How to Turn Customer Experience Data into Actions
Most organizations have plenty of data. But without context, it’s meaningless. Find out how to turn your customer experience data into actions that make a difference in the organization.
Collecting customer feedback is just the start of a CX program – you need to be able to take that data and turn it into improvements and actions that make a real difference in the business.
Here are a few things you need to get right in order to go from big data to useful data.
Empower and Incentivize People
CX data is nothing without the people delivering the experience to the customer. For example, say you find that by reducing call resolution time (CRT) in your call center, you can cut customer churn by 5% – the CX team isn’t going to be on the phone with customers, so you need to bring your call center team on the journey with you.
Transparency is key here – by giving people throughout the business access to the metrics that matter to them, you can show them how they impact the customer experience. That way, when you need to call on them, they’ll understand how the initiative will benefit them.
To go back to our call center example, you could work with managers in the call center to incentivize staff to reduce complaint handling times. Then they could track how the team is performing and see their impact on churn, demonstrating the effect of the initiative in real-time.
A great example of empowering others to help deliver on CX improvements is Allianz – the global insurer’s corporate and specialty division, AGCS, runs a CX program across 22 countries with a core CX team of just 3 people.
The AGCS team has been able to make huge improvements by building a network of ‘champions’ across the business. So when they identify potential improvements to the customer experience, they can work closely with the teams and business units affected to drive change from within.
Centralize All Your Feedback
The customer experience takes place across a range of touchpoints, whether it’s online, in-store, or on the phone.
To truly understand how each one is contributing to the overall experience, you need to be able to see them all in one place so you can identify exactly where along the journey you need to make improvements.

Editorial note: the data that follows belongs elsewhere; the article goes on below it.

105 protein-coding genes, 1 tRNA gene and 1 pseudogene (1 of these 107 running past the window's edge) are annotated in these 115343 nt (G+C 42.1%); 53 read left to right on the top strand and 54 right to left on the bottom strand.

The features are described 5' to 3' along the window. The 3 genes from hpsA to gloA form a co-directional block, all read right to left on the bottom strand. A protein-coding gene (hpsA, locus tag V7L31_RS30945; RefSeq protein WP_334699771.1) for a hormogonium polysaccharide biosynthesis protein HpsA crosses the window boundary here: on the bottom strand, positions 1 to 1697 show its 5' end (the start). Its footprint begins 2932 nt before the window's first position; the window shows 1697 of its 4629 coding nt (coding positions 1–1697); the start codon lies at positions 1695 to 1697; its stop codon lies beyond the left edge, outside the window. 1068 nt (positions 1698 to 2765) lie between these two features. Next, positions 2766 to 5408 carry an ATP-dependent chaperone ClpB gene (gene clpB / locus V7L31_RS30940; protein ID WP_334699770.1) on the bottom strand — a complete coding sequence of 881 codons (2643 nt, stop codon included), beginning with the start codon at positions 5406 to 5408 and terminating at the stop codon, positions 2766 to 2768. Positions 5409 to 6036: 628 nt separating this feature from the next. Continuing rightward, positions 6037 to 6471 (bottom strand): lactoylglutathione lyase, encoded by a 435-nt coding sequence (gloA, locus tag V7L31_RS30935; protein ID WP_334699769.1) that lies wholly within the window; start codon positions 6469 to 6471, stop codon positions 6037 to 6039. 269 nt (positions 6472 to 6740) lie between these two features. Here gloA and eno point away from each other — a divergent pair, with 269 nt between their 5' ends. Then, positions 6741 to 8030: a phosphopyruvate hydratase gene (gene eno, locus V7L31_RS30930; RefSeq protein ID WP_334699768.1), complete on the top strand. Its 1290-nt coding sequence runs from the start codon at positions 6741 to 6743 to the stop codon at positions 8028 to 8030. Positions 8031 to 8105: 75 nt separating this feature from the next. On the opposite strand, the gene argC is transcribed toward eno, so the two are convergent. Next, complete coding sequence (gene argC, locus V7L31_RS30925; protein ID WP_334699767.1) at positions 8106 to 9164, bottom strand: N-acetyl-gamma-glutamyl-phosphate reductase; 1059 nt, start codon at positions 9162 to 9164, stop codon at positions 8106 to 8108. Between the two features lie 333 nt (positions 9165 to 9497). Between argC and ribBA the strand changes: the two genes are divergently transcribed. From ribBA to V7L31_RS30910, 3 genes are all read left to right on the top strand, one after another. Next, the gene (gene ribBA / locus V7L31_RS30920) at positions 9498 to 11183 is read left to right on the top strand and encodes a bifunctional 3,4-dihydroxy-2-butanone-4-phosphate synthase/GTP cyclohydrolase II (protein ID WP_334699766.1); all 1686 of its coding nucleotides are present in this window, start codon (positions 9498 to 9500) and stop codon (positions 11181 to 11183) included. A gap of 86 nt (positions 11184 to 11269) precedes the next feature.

Having all your customer touchpoints on the same platform will help you to get a holistic view of the customer experience.
Combine Your Customer Metrics With Key Operational Data
Having all your customer feedback in one place is a great start – but how do you know how the customer experience is impacting your key operational metrics, like revenue, sales, or average customer spend?
Bringing together customer data alongside your operational data allows you to do exactly that. You can analyze data together to see how they’re related and how improvements in the customer experience will impact your key operational metrics.
It means you can identify the actions with the biggest impact, so you can focus your efforts and start to prove the ROI of your CX program to the organization’s leadership.
Get The Right Analytics Tools
Data scientists are a rare commodity, and few organizations have the luxury of having a team of them ready and waiting to dig into your customer experience data.
This is where technology is making massive strides and supplying everyone with the tools they need to make sense of large and complex datasets.
Here are a few useful statistical tests that will help you make more sense of your customer data:
- Key driver analysis – this test investigates the relationship between a number of key drivers and an outcome. So if your outcome is NPS, for example, it would analyze all your variables to identify which ones have a statistically significant effect on the outcome and, most importantly, how they’re currently performing. It means you can quickly identify the variables that have a big impact that may not be performing as well, helping you decide where to focus your priorities
- Text analysis – automatically analyzes and sorts open text feedback. The best tools apply sentiment analysis as well as grouping comments into topics so you can easily see areas that are getting a more positive or negative response, and track trends over time
- Relate – a statistical test which shows whether there’s a statistically significant link between two metrics, for example, your call center waiting time and your NPS score
- Multivariate regressions – a more complicated statistical test that takes a number of variables and shows the impact of each one on your key metric. So you could take hundreds of different variables and run a test to identify which one has the biggest impact on your NPS score, for example. This kind of test allows you to identify the impact of a change in one metric on another, regardless of how many variables you have